Guest opinion: Local governments should rethink criminal ordinances


Molly Davis


When a problem arises in a particular neighborhood, many think the local governing body has a duty to write a law prohibiting the underlying activity.

Perhaps there was an infamous party house and the culprits were Airbnb renters—so ban Airbnb. Maybe a family had three dogs that wouldn’t stop barking—so only allow two dogs per household, and require them to be licensed. Despite his inability to drive, an elderly fellow kept his old car in his driveway, creating an eyesore for surrounding neighbors—so prohibit unregistered vehicles on residential property. 

This trend of blanket bans on particular activities happens time and time again at all levels of government. But the impacts of such regulations can be devastating for individuals, and governing bodies should be very cautious about enacting strict, arbitrary laws that restrict people’s property rights.

In May, the Smith family of Heber City faced quite the shock when they opened their mailbox to a letter from the court, summoning the mother of the family, Emily, to appear on account of three misdemeanor charges stemming from an incident when their dog ran off. The charges were letting a dog run at large, no dog license, and no rabies violation—which the dog had, but wasn’t wearing a tag for. (Names have been changed to protect anonymity.) Until this point, Emily had no idea she had done anything to elicit such serious charges; she had no interactions with law enforcement that would bring about this type of trouble. Yet, the summons was printed clearly, and she’s not one to disobey the law. 

About a month before the letter arrived, the Smith’s family dog made a run for it, escaping the home to explore on her own. This, unfortunately, had happened before, but the dog always returned to the hands that fed her. But this time was different. The Smiths received a call from the local shelter to get the sweet yet mischievous dog; someone had seen the dog and called animal control to pick it up. Emily collected the dog and thought the ordeal was over—but the court summons indicated she was very wrong.

Instead of heading home to her kids after her 12 hour night shift at the hospital where she works as a nurse, Emily drove an hour to her court hearing. She had just enough time to catch a couple of hours of sleep in her car in the parking lot before her 9 am appointment. But even after driving all this way, the court didn’t make a final decision until another hearing happened over a month later. In the end, the court dismissed the charges—it doesn’t take much to figure out why.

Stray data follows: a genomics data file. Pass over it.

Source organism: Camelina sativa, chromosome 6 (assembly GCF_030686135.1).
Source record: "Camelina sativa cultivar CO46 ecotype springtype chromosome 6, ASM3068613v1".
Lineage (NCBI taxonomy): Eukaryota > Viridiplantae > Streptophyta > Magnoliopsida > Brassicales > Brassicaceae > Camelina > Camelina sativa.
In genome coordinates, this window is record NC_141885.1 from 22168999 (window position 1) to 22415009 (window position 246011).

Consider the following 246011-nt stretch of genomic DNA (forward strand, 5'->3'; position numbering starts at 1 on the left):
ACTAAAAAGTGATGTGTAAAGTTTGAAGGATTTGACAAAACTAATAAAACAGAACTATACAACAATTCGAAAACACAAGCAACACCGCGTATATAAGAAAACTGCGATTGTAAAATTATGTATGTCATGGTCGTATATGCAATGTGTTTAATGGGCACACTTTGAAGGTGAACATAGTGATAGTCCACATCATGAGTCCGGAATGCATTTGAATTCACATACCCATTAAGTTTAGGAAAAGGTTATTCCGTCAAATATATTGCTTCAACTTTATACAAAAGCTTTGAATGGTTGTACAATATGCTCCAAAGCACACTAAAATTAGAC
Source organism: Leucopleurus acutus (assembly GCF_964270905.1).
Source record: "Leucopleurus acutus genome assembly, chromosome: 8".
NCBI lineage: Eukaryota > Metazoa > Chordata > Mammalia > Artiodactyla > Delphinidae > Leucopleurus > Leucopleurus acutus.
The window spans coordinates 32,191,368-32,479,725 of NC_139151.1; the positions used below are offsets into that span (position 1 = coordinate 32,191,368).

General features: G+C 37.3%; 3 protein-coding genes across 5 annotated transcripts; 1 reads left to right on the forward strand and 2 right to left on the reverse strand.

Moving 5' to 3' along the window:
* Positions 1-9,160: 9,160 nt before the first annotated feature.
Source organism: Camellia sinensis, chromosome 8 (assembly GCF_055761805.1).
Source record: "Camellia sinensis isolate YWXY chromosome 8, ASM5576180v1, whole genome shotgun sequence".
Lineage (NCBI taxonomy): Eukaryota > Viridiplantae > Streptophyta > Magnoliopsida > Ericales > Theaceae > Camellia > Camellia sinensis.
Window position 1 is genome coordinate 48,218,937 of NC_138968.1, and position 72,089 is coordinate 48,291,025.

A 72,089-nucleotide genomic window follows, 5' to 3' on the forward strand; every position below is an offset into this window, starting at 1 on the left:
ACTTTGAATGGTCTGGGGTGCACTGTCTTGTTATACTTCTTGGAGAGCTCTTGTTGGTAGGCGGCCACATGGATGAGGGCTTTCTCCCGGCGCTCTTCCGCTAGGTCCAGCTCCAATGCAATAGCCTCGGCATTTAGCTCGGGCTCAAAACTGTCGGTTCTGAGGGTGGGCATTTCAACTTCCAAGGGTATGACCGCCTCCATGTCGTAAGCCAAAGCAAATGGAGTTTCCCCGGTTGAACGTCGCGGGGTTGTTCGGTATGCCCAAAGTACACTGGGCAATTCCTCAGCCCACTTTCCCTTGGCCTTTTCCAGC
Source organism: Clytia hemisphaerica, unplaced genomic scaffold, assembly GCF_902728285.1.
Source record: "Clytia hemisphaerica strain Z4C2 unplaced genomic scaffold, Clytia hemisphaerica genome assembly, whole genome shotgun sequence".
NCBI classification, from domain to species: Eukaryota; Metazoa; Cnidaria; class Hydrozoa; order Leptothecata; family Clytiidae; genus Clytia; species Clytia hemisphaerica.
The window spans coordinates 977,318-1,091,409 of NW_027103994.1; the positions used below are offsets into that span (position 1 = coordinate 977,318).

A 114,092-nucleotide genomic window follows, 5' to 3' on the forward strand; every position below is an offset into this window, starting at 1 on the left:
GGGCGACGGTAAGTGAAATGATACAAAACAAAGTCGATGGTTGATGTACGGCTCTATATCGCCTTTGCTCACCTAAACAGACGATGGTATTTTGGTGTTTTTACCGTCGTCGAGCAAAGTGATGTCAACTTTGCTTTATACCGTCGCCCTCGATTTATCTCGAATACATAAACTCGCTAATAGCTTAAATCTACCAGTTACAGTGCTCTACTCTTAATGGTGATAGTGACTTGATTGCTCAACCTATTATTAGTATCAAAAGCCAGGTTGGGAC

Altogether, the incident was a giant hassle for the Smith family, costing them time and money they won’t ever get back. And it begs the question: should Emily have been criminally charged in the first place? Probably not. But all across Utah, city and county ordinances penalize many of their nuisance and zoning code violations as a class B misdemeanor by default. This is the case in Wasatch County, which wrote the municipality code that Emily violated. Whether it’s for an overgrown lawn, a snoozing cat in a person’s front yard or a brand new backyard shed, this class B misdemeanor standard in municipal codes means that Utahns will continue to face criminal charges for low-level violations that don’t victimize others.

When government officials become aware of an issue that they believe requires a new law, and when that proposal possibly restricts a person’s property rights, they should have to reasonably articulate why the violation should be punished criminally, rather than criminalizing it by default under the traditional class B misdemeanor standard. If they cannot articulate a justifiable reason, then an infraction would likely be more appropriate. 

This approach will take a little more work, but will result in more thoughtful and intentional decisions about how the laws cities and counties are writing will affect residents. And instead of quickly resorting to criminal charges for first-time offenses, warnings should be issued so people like Emily aren’t needlessly caught up in the criminal justice system. These suggestions would not be difficult to implement and would save time and money for both taxpayers and the affected individuals like Emily. 

Focusing on actual harm, rather than arbitrary standards, will avoid the serious ramifications of unnecessary criminalization of local ordinances. This can help build stronger communities based on neighborly trust, rather than fear of heavy-handed code enforcement.  

Molly Davis is a policy analyst at Libertas Institute.